District takes heat for erasing posts on its own Facebook page
After an anonymous poster crosses swords with regular commenters, school official hits 'delete' button
An anonymous poster engaged in a war of words with several active commenters on the Forest Grove School District's Facebook page has backed administrators into a corner over how to manage its social media account.
Since April, someone posting as 'Mack Guffin' has logged comments that seem to be closely aligned with directions the district is taking to manage next year's budget shortfall, a hotly-debated issue in the local community.
He or she regularly takes issue online with critics of the district, who've weighed in on everything from teacher cuts to a new textbook adoption to the proposed closure of Gales Creek Elementary School.
'Stop trying to hold the District, its students and its employees hostage,' 'Mack' wrote May 18, a day before the district budget committee approved the 2011-12 budget. 'If you have ANY valid ideas for budget cuts that don't include breaking contracts or the laws of Oregon, communicate them NOW to the Budget Committee.'
Choosing to obscure his or her real name, instead posting under the literary device 'MacGuffin' - referring to something for which characters in works of fiction are willing to sacrifice almost anything to obtain - 'Mack' has so riled certain commenters that they've asked the page administrator, district communications director Connie Potter, to ban him from conversation threads.
'Everyone posting here should use their real name. It's integrity,' Gaston resident Holly Martinez posted May 19. 'This is supposed to be a place where the stakeholders of the district gain and share information. If we could all wear masks and use fake names, what would the conversation here look like?'
Instead, Potter, who monitors the page, has deleted a number of posts by 'Mack's' philosophical opponents in recent weeks, saying she or other district officials deemed them to be inappropriate.
In one instance, Gales Creek parent Jodi McPhee Giddings used the word 'spineless' in reference to 'Mack's' anonymity. In another, Martinez outlined Facebook's terms of service, which she said require posters to create profiles using their actual names.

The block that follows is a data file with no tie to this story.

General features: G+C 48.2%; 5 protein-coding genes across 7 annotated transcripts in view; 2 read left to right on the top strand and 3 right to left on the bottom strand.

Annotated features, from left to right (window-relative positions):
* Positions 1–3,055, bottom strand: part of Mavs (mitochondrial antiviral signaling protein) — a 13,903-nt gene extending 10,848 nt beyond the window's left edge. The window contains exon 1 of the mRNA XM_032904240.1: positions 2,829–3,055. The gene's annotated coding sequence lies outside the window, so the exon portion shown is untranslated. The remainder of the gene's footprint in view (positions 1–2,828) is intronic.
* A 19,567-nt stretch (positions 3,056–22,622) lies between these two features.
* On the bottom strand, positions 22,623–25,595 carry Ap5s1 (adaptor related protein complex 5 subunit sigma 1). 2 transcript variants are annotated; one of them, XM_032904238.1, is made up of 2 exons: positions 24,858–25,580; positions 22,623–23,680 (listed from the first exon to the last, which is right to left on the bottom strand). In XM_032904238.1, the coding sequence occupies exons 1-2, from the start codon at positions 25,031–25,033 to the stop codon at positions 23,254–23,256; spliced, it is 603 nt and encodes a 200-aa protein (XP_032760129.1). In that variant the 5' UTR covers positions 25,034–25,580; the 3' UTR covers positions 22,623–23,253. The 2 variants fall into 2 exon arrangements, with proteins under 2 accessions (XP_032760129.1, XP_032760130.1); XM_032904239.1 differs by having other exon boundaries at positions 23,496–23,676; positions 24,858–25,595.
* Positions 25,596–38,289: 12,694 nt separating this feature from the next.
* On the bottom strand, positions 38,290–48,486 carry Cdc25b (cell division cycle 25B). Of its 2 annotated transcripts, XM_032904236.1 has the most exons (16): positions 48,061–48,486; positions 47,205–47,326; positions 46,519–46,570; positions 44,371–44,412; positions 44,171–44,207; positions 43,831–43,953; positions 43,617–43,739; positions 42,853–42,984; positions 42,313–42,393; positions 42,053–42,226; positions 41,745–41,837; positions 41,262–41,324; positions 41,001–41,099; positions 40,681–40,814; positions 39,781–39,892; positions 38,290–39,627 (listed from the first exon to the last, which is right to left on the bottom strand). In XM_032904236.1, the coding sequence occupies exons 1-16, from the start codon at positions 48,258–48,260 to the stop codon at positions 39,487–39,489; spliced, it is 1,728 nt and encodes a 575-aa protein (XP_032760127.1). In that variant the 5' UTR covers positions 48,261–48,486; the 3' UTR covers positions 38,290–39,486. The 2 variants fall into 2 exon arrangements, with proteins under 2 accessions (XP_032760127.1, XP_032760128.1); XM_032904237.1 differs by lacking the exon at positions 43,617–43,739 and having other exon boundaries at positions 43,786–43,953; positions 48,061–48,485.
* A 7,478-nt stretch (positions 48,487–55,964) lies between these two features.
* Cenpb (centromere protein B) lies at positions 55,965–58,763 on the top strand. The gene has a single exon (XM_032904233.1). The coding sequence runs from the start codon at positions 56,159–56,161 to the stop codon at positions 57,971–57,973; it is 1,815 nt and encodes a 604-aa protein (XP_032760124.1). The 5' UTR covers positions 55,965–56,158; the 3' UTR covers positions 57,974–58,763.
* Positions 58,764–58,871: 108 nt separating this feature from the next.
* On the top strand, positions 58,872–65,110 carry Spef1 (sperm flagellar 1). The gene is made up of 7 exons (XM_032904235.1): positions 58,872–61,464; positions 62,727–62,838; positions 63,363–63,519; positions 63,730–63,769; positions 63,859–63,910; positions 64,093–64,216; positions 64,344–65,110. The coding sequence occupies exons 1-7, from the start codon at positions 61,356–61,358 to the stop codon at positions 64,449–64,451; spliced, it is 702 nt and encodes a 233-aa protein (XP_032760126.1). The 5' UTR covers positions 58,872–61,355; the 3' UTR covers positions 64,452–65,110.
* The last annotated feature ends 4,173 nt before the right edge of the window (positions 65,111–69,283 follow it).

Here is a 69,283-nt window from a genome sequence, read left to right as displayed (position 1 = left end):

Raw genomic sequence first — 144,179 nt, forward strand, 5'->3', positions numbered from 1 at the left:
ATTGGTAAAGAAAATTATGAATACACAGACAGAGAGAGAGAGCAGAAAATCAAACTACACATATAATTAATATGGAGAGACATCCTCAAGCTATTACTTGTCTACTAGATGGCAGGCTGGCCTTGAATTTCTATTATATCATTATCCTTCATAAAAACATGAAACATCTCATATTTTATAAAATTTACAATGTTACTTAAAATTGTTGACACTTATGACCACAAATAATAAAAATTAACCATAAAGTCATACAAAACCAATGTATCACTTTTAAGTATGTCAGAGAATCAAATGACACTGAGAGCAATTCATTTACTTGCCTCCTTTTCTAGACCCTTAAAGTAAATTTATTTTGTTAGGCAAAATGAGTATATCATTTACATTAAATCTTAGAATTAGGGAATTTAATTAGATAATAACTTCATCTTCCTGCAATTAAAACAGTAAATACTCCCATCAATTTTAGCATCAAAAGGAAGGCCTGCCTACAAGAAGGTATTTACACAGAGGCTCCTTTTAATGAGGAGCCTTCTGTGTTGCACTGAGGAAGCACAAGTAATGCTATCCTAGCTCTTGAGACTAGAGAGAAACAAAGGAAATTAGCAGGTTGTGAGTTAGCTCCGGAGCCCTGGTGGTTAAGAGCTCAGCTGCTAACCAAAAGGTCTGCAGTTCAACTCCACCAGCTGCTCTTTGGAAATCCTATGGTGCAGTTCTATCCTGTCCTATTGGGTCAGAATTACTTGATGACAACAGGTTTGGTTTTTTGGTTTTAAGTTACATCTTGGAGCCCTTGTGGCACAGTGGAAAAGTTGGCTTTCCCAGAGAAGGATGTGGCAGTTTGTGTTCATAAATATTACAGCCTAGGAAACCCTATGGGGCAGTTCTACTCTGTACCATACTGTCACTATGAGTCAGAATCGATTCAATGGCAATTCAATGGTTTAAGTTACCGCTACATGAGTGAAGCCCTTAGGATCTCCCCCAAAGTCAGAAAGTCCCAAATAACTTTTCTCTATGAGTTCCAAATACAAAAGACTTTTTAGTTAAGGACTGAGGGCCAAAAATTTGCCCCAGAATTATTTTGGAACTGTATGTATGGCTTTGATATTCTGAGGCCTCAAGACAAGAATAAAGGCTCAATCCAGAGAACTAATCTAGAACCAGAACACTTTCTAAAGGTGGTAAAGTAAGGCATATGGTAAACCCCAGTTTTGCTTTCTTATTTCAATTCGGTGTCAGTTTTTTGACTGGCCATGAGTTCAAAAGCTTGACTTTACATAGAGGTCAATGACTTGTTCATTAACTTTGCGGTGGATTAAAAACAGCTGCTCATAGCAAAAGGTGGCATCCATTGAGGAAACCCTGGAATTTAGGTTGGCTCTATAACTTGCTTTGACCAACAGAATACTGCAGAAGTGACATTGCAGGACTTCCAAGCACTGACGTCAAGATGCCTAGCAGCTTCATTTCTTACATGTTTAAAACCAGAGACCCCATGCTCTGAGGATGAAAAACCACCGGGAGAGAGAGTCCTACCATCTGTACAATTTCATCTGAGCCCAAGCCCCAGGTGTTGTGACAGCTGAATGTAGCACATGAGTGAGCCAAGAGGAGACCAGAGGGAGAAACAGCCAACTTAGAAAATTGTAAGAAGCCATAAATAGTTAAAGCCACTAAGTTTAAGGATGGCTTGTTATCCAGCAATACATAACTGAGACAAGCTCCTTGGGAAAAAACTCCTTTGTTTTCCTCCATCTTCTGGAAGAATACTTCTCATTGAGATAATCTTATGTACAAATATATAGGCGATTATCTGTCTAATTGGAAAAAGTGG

Meanwhile, 'Mack' has indicated support for district officials and pooh-poohed community criticism that public input largely wasn't considered as administrators formulated the proposed budget.
'The district started collecting Community Summit information for the budget starting back in January,' he wrote May 19. 'This process has gone on long enough.'
'Mack' also threw his support behind the recent hiring of a second assistant principal at Forest Grove High and encouraged Superintendent Yvonne Curtis online at 11:02 a.m. May 5, the day she delivered the long-awaited budget message.
'I appreciate the hard decisions Superintendent Curtis has had to make and I'll be there to support her tonight,' he wrote.
When poster Christiana Mayer complained on Facebook that 'it would have [been] nice to have a more transparent budget message,' 'Mack' shot back that 'Most of the budget cuts revealed in the Superintendent's message were items that were discussed and weighted by community members through that overly drawn-out process and somehow that doesn't equate to transparency to you.'
None of 'Mack's' posts are known to have disappeared from the forum.
'This Facebook forum is a place for respectful conversations, but people should remember that this is not where decisions are made or even influenced,' Potter wrote in a May 19 post. 'When people want Board or Budget Committee members to have information or comments, they need to make them at Board or Budget Committee meetings.
'Patrons also send comments via the district website budget page or by e-mailing the board secretary.'
Responding to a question by Giddings challenging 'Mack's' status as a district Facebook page poster, Potter had this to say: 'We have no way of knowing whether a profile is fake or fictitious, and it doesn't matter anyway. The purpose of this forum is to provide information and allow respectful conversations.'
'Mack' responded to a Facebook message from the News-Times about hiding his identity on May 21, saying he feared repercussions if he posted under his real name.
'Forest Grove is a small town with a lot of highly protected turf,' he said. 'I don't wish for myself or anyone close to me to suffer from any real world backlash.'
As for the budget controversy, 'Mack' said that if he were a district administrator, he'd 'start the ball rolling' on merit pay for teachers. But he also complimented the district's current pay and personnel direction: 'This administration's focus on providing a stronger, basic education in the light of such fiscal hardship is to be commended.'
For her part, Potter insisted Friday that as long as conversations on the district's Facebook page are 'respectful and appropriate,' she won't take issue with them. However, she added, 'We will continue to delete posts that don't fit that criteria.'
But the districts' policy of selectively deleting posts on their Facebook page, while calling it a forum, wades into murky legal territory.
A legal analysis of the issue, prepared by the Sacramento, California-based Institute for Local Government in January 2010, insists that 'if public agencies create opportunities for people to share their views using social media or other interactive web technologies, it is important for those agencies to realize that, for the most part, they cannot control what views get shared through those technologies.'
The district's own policy pertaining to communication on social media forums, adopted by the school board, says simply that staff members 'must not post confidential information about students, staff or district business and should treat fellow employees, students and the public with respect while posting.'